The ISTS Cyber Security team has an advisory role only in the assessment process. Should risks be identified risk acceptance is a decision for the business owner in line with the university risk management framework.

With an increasing amount of sensitive data being stored on personal devices, the value and mobility of smartphones, tablets, and laptops make them appealing and easy targets. These simple tips will help you be prepared in case your mobile device is stolen or misplaced.

  • Encrypt sensitive information. Add a layer of protection to your files by using the built-in encryption tools included on your computer's operating system (e.g., BitLocker or FileVault).
  • Secure those devices and backup data. Make sure that you can remotely lock or wipe each mobile device. That also means backing up data on each device in case you need to use the remote wipe function. Backups are advantageous on multiple levels. Not only will you be able to restore the information, but you'll be able to identify and report exactly what information is at risk. 
  • Never leave your devices unattended in a public place or office. If you must leave your device in your car, place it in the boot, out of sight, before you get to your destination, and be aware that the summer heat of a parked car could damage your device.
  • Password-protect your devices. Give yourself more time to protect your data and remotely wipe your device if it is lost or stolen by enabling passwords, PINs, fingerprint scans, or other forms of authentication. Do not choose options that allow your computer to remember your passwords.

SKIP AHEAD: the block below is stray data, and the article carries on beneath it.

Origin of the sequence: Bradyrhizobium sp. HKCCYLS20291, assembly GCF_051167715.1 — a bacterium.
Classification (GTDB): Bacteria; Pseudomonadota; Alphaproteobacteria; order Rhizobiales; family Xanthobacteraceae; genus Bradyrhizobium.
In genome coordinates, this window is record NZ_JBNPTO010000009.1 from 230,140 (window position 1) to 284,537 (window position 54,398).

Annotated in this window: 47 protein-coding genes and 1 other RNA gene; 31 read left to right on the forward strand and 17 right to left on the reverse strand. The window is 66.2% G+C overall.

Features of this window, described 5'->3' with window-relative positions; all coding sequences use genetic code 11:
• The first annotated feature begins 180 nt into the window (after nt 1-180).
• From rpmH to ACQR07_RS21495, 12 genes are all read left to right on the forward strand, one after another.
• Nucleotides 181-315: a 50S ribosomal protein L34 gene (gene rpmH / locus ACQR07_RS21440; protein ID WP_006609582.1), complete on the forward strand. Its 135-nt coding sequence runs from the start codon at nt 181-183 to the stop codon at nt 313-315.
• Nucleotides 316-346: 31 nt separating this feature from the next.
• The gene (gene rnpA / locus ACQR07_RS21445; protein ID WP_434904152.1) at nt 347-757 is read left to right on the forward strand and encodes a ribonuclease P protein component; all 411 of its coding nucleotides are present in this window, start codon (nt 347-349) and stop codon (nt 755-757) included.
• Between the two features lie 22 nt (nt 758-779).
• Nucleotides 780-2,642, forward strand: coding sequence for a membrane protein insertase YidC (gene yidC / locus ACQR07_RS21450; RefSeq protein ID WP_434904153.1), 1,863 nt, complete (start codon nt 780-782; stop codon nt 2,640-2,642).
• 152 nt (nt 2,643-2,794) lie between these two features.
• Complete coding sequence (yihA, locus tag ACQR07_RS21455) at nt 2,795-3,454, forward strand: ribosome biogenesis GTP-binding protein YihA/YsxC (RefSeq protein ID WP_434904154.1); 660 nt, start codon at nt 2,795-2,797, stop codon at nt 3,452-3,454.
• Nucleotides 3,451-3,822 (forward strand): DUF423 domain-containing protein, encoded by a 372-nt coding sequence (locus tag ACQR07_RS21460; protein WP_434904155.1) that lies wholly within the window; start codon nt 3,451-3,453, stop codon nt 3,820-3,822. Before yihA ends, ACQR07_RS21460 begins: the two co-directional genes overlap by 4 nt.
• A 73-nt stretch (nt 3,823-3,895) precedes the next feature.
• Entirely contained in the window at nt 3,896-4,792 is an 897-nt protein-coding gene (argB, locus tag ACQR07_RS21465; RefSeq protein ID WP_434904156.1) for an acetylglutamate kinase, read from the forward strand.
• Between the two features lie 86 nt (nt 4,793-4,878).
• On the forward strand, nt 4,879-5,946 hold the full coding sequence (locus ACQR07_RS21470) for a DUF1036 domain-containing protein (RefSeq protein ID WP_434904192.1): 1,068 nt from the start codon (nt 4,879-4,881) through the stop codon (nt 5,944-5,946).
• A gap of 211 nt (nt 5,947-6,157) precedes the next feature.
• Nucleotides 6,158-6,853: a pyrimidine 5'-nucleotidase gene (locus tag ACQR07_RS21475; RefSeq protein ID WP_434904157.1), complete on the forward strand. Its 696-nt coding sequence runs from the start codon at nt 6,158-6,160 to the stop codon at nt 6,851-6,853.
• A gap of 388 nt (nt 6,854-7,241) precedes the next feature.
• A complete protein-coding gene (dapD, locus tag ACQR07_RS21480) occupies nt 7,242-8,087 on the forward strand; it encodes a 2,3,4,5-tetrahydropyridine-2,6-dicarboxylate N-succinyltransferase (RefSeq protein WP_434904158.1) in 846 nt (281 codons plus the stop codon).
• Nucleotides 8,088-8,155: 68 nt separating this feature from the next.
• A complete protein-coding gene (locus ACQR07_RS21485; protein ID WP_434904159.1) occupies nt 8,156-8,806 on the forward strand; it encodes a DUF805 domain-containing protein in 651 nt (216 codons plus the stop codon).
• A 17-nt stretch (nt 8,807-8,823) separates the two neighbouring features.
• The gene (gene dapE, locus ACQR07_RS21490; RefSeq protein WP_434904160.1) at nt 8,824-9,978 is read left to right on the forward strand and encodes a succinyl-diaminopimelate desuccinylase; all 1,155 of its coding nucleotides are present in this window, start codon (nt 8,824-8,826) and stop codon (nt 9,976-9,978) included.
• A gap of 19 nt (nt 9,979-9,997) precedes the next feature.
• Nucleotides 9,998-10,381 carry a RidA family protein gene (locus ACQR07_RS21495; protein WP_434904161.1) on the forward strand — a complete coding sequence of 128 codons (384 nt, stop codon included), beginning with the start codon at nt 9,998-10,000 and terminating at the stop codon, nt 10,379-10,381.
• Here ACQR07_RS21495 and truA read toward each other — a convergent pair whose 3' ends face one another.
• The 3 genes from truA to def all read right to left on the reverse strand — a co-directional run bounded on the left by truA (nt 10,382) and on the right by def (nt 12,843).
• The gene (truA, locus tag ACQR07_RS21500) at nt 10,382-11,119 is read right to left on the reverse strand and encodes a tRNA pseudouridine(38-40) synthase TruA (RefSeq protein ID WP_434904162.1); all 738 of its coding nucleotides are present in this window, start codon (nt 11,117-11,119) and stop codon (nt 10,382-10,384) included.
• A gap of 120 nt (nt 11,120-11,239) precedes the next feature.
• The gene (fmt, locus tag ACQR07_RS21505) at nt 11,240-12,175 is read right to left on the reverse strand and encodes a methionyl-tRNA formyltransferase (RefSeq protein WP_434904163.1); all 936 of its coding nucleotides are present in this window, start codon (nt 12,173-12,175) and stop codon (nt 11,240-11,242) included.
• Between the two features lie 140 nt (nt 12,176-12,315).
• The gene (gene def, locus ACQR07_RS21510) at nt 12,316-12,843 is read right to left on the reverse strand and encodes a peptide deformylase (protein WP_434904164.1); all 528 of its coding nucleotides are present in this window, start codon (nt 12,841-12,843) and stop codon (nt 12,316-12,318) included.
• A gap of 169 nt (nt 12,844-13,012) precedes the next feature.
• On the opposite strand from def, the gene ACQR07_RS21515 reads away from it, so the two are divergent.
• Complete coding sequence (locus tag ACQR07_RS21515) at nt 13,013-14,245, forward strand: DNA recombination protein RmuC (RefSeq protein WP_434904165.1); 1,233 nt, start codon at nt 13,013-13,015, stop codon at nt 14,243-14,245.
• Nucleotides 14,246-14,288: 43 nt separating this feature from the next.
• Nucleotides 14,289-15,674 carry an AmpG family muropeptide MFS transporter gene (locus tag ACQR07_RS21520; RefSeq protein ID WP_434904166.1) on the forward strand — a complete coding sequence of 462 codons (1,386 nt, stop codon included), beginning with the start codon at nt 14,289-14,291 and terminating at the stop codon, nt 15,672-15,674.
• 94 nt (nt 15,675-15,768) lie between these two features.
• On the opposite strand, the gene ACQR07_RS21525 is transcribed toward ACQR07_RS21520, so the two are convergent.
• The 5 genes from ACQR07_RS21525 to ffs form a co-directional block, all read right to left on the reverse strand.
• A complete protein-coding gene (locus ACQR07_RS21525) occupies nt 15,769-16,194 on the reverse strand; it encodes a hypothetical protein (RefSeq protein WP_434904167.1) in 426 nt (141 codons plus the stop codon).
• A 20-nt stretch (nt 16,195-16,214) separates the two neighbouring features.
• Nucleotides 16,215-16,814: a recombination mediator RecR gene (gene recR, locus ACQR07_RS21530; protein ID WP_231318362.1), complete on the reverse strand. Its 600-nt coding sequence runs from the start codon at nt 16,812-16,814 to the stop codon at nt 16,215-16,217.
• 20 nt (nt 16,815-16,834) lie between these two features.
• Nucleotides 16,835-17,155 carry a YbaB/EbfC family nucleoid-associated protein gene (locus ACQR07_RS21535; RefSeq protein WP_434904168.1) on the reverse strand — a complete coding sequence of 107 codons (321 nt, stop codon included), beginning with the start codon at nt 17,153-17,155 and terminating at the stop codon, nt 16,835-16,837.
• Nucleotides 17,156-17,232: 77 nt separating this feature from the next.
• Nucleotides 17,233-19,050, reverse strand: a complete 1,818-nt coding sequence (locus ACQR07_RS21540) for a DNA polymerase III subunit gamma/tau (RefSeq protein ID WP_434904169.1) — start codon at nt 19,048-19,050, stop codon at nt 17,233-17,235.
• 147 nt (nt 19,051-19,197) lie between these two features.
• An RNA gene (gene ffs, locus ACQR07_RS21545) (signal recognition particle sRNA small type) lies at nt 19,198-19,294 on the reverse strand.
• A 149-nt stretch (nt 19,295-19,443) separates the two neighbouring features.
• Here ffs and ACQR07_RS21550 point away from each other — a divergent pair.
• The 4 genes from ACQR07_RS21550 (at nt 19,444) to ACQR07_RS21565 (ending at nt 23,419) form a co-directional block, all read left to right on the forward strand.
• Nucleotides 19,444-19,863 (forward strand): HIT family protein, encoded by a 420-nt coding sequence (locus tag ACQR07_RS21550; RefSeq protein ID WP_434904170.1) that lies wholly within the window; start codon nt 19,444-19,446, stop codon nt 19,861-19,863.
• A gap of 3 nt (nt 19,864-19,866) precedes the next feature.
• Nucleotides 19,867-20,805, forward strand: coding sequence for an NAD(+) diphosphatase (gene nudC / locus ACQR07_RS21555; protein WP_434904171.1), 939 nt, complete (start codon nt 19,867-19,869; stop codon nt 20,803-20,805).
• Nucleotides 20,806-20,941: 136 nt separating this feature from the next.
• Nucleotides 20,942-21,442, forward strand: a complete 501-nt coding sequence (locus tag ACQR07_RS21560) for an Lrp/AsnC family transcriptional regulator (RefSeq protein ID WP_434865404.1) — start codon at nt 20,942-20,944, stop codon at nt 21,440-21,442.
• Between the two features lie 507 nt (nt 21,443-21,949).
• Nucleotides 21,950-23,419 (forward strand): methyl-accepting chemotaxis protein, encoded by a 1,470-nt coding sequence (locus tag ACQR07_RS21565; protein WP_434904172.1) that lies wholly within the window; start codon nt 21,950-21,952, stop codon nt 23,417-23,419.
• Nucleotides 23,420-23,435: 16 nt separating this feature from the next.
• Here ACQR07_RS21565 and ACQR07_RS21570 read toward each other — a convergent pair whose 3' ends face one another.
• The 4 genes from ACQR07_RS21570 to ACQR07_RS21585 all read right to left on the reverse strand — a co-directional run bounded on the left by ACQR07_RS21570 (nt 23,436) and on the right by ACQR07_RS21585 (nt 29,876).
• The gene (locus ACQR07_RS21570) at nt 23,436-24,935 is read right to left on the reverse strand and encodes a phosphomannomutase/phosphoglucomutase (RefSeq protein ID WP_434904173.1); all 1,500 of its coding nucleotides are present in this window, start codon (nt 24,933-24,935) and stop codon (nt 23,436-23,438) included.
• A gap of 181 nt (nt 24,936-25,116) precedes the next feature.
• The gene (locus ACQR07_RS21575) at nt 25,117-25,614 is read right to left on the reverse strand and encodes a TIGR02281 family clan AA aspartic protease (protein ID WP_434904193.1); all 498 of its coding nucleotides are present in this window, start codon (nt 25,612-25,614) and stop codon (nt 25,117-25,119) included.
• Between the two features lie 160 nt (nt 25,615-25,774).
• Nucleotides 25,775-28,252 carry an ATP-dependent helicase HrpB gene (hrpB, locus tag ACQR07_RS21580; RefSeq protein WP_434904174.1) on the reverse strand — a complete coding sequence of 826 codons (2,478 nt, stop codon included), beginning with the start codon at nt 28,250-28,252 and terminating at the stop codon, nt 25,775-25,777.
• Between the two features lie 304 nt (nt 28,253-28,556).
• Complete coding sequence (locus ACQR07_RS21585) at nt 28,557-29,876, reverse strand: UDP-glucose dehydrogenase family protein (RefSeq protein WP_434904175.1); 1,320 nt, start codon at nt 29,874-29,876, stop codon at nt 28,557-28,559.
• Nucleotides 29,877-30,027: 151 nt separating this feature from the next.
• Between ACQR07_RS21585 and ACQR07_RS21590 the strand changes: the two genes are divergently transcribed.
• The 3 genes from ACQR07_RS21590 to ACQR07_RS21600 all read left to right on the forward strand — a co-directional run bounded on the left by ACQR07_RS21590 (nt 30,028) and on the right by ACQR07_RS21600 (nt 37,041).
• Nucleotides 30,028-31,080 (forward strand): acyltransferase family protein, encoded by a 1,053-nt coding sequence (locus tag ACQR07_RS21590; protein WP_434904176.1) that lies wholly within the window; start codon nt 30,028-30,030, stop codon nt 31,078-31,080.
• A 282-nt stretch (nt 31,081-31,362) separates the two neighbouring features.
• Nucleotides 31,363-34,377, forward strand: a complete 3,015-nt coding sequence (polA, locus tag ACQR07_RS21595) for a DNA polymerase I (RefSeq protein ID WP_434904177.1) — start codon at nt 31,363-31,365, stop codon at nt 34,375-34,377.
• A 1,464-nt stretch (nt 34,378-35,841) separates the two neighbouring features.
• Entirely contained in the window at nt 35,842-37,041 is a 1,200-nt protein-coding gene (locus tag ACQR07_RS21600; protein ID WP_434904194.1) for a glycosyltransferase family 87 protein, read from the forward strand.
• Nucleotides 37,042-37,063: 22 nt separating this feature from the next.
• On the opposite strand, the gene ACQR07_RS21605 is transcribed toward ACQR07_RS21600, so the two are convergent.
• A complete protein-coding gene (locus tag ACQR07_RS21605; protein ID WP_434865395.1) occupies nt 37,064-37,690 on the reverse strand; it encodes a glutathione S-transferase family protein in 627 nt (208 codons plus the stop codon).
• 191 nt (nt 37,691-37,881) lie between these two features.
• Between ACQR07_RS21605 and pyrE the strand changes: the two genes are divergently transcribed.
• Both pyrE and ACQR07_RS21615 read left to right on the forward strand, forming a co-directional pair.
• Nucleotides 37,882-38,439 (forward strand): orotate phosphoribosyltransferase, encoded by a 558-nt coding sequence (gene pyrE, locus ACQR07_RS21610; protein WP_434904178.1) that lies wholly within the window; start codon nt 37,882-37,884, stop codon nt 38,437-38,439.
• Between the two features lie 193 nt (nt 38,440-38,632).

• Be smart about recycling or disposing of old computers and mobile devices. Properly destroy your computer's hard drive. Use the factory reset option on your mobile devices and erase or remove SIM and SD cards.
  • Verify app permissions. Don't forget to review an app’s specifications and privacy permissions before installing it!
  • Be cautious of public Wi-Fi hot spots. Avoid financial or other sensitive transactions while connected to public Wi-Fi hot spots.
  • Keep software up to date. If the vendor releases updates for the software operating your device, install them as soon as possible. Installing them will prevent attackers from being able to take advantage of known problems or vulnerabilities.

 

It's important to understand where your data is stored and what requirements you need to follow for different data classifications to comply with UniSA policies and government legislation. Staff and researchers should be particularly aware of their responsibility when storing confidential information and/or research data.

The University provides a range of data storage solutions for meeting different storage requirements and can help ensure you are choosing an appropriate solution for your data.

Staff, students, and other individuals with access to UniSA information should understand UniSA's information security policies and guidelines and the importance of having good work practices that follow them. This helps reduce the possibility and effects of potential data breaches.

In addition to keeping soft copies of the University's data secure, staff and students should be aware of hard copies. Hard copies containing Confidential or Restricted information should be kept to a minimum and stored securely when not in immediate use. They should be shredded or placed in confidential bins once no longer needed.